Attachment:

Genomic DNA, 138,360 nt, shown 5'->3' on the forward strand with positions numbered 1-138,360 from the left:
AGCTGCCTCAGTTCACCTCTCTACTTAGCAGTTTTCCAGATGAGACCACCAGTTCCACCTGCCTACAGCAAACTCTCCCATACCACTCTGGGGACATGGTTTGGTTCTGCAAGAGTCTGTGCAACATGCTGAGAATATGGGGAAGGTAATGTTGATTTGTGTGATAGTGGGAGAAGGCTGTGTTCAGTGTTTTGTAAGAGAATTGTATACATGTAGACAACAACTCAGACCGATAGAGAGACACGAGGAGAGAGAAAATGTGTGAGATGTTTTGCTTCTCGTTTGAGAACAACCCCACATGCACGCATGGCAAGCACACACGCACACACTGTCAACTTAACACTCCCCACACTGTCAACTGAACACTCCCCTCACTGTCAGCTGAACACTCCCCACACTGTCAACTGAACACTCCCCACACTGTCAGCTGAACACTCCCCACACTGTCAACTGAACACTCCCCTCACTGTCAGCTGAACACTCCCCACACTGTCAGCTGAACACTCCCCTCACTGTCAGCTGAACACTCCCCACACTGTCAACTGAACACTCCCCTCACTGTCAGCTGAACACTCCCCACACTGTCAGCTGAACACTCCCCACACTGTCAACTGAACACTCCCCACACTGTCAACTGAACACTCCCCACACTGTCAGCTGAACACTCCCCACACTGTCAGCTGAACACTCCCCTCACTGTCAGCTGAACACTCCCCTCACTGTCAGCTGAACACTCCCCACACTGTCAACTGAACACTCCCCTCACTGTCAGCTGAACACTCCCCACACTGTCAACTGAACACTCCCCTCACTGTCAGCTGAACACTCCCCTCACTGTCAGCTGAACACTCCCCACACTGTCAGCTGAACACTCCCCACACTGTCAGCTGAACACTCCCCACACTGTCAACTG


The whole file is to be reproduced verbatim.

Genomic DNA, 138,360 nt, shown 5'->3' on the forward strand with positions numbered 1-138,360 from the left:
AGCTGCCTCAGTTCACCTCTCTACTTAGCAGTTTTCCAGATGAGACCACCAGTTCCACCTGCCTACAGCAAACTCTCCCATACCACTCTGGGGACATGGTTTGGTTCTGCAAGAGTCTGTGCAACATGCTGAGAATATGGGGAAGGTAATGTTGATTTGTGTGATAGTGGGAGAAGGCTGTGTTCAGTGTTTTGTAAGAGAATTGTATACATGTAGACAACAACTCAGACCGATAGAGAGACACGAGGAGAGAGAAAATGTGTGAGATGTTTTGCTTCTCGTTTGAGAACAACCCCACATGCACGCATGGCAAGCACACACGCACACACTGTCAACTTAACACTCCCCACACTGTCAACTGAACACTCCCCTCACTGTCAGCTGAACACTCCCCACACTGTCAACTGAACACTCCCCACACTGTCAGCTGAACACTCCCCACACTGTCAACTGAACACTCCCCTCACTGTCAGCTGAACACTCCCCACACTGTCAGCTGAACACTCCCCTCACTGTCAGCTGAACACTCCCCACACTGTCAACTGAACACTCCCCTCACTGTCAGCTGAACACTCCCCACACTGTCAGCTGAACACTCCCCACACTGTCAACTGAACACTCCCCACACTGTCAACTGAACACTCCCCACACTGTCAGCTGAACACTCCCCACACTGTCAGCTGAACACTCCCCTCACTGTCAGCTGAACACTCCCCTCACTGTCAGCTGAACACTCCCCACACTGTCAACTGAACACTCCCCTCACTGTCAGCTGAACACTCCCCACACTGTCAACTGAACACTCCCCTCACTGTCAGCTGAACACTCCCCTCACTGTCAGCTGAACACTCCCCACACTGTCAGCTGAACACTCCCCACACTGTCAGCTGAACACTCCCCACACTGTCAACTG